Marker Logo HMdb.org THE HISTORICAL
MARKER DATABASE
“Bite-Size Bits of Local, National, and Global History”
“Bite-Size Bits of Local, National, and Global History”
Minneapolis in Hennepin County, Minnesota — The American Midwest (Upper Plains)
 

3010 Minnehaha Avenue South: Fire Station No. 21

The Museum in the Streets: Minneapolis, Minnesota

 

— 27th and Lake: Industry and Transportation Infrastructure —

 
3010 Minnehaha Avenue South: Fire Station No. 21 marker image. Click for full size.
By McGhiever, May 26, 2019
1. 3010 Minnehaha Avenue South: Fire Station No. 21 marker
Inscription.  The story of Fire Station No. 21 begins in 1894, when fire engines were large wagons pulled by a team of horses that transported firemen and equipment. Until 1901, the station had only a "chemical engine," an extinguisher unit meant to contain the fire until steamers and hose wagons arrived from a better equipped station. By 1912, the station had grown to house 13 firefighters, seven horses, and a combined chemical and hose wagon. For most of the fire station's existence, residents reported fires through alarm boxes placed around the neighborhood. The Minneapolis Fire Department occupied the building until 1961. During a 1999 renovation of the building, the original firehouse floor was revealed, its 12-inch-wide oak planks still bearing the impressions of horseshoes.

La historia de Fire Station No. 21 comienza en 1894, cuando los camiones de bomberos consistían en carretas a caballo que transportaban bomberos y equipo. Hasta 1901, la estación contaba con solo un camió "químico" de bomberos, un extintor para contener el incendio hasta que llegara la máquina de vapor y carretas a caballo desde una estación mejor equipada. En 1912, la estación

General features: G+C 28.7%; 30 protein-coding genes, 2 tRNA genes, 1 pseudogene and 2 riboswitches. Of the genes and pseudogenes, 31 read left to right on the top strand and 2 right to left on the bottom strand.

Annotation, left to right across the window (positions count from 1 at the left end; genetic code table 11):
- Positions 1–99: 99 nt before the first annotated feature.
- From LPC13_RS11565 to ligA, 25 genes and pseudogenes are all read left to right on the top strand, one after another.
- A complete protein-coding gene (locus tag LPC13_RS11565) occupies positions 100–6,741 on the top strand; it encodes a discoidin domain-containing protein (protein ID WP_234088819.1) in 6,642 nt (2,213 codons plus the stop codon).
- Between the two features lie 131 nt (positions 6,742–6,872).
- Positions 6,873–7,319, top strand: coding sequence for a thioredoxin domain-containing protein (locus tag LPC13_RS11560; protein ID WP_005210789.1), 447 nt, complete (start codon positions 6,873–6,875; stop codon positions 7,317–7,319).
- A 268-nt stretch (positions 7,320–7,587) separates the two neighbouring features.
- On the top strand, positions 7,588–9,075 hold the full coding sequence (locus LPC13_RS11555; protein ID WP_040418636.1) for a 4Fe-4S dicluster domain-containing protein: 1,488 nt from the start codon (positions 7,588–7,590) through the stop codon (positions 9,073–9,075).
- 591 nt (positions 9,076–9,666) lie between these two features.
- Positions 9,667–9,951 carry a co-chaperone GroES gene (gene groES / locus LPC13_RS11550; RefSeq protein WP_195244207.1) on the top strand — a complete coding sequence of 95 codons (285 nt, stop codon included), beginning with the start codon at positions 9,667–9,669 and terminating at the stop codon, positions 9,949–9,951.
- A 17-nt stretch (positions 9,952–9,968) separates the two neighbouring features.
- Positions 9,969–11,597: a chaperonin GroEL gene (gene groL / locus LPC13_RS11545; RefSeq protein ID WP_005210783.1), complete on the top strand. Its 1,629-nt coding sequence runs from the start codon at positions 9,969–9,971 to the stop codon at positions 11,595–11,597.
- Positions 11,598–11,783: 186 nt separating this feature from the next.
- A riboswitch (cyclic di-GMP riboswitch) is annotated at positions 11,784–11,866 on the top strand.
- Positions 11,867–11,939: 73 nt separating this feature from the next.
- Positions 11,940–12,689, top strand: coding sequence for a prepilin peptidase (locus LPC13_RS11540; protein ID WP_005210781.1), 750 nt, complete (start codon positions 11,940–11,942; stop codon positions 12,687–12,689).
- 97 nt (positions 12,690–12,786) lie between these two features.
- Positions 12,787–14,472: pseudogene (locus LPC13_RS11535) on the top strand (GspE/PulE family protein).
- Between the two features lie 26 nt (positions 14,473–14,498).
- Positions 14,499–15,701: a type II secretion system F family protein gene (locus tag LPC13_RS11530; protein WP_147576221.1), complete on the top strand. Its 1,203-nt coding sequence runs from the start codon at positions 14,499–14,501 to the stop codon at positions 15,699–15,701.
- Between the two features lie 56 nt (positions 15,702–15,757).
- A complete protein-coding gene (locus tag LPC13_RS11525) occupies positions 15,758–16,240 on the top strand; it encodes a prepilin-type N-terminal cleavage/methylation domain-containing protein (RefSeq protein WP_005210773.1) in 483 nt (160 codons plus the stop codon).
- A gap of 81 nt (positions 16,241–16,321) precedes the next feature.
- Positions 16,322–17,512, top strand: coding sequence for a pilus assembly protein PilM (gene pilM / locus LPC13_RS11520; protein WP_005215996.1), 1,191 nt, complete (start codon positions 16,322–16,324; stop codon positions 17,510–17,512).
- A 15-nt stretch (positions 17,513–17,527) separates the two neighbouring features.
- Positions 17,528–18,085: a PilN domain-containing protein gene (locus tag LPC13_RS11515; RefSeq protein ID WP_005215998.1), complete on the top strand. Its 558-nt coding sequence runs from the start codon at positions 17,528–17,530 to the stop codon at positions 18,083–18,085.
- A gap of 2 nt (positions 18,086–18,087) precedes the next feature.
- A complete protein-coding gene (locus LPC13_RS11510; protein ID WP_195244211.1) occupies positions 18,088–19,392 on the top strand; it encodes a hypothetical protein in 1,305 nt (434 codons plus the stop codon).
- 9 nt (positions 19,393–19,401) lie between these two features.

Marker with former Fire Station No. 21 across the street image. Click for full size.
By McGhiever, June 8, 2019
2. Marker with former Fire Station No. 21 across the street
ya incluía 13 bomberos, siete caballos, y una carreta con equipo químico y mangueras. Por mucha de su existencia, se reportaban incendios por cajas de alarma instaladas por el barrio. El Minneapolis Fire Department ocupó el edificio hasta 1961. Durante su renovación en 1999, se encontró el piso original de la estación, sus tablas de roble aún marcando la impresión de las herraduras.

This panel is sponsored by the Longfellow Community Council
 
Erected 2012 by Lake Street Council. (Marker Number 6.)
 
Location. 44° 56.887′ N, 93° 14.034′ W. Marker is in Minneapolis, Minnesota, in Hennepin County. Marker is on Minnehaha Avenue S. near E. Lake Street, on the right when traveling north. Touch for map. Marker is at or near this postal address: 2613 E Lake Street, Minneapolis MN 55406, United States of America. Touch for directions.
 
Other nearby markers. At least 8 other markers are within walking distance of this marker. 3012 Minnehaha Avenue South: Lauritzen Wagon and Blacksmith Shop (a few steps from this marker); Longfellow School (a few steps from this marker); 2701 East Lake: International Order of Odd Fellows (within shouting distance of this marker); 2629 East Lake: Minnehaha Grill (about 300 feet away, measured in a direct line); Snelling Avenue: African American Community (about 500 feet away);

Paid Advertisement
Click on the ad for more information.
Please report objectionable advertising to the Editor.
2721-23 East Lake: Lake Theater (about 500 feet away); 2730 East 31st Street: Holy Trinity Lutheran Church (about 700 feet away); The Museum in the Streets: Minneapolis, Minnesota (approx. 0.2 miles away). Touch for a list and map of all markers in Minneapolis.
 
Additional keywords. Firefighting
 
Categories. Government & Politics
 

More. Search the internet for 3010 Minnehaha Avenue South: Fire Station No. 21.
 
Credits. This page was last revised on June 8, 2019. This page originally submitted on May 27, 2019, by McGhiever of St Paul, Minnesota. This page has been viewed 54 times since then. Photos:   1. submitted on May 27, 2019, by McGhiever of St Paul, Minnesota.   2. submitted on June 8, 2019, by McGhiever of St Paul, Minnesota. • Andrew Ruppenstein was the editor who published this page.
Paid Advertisement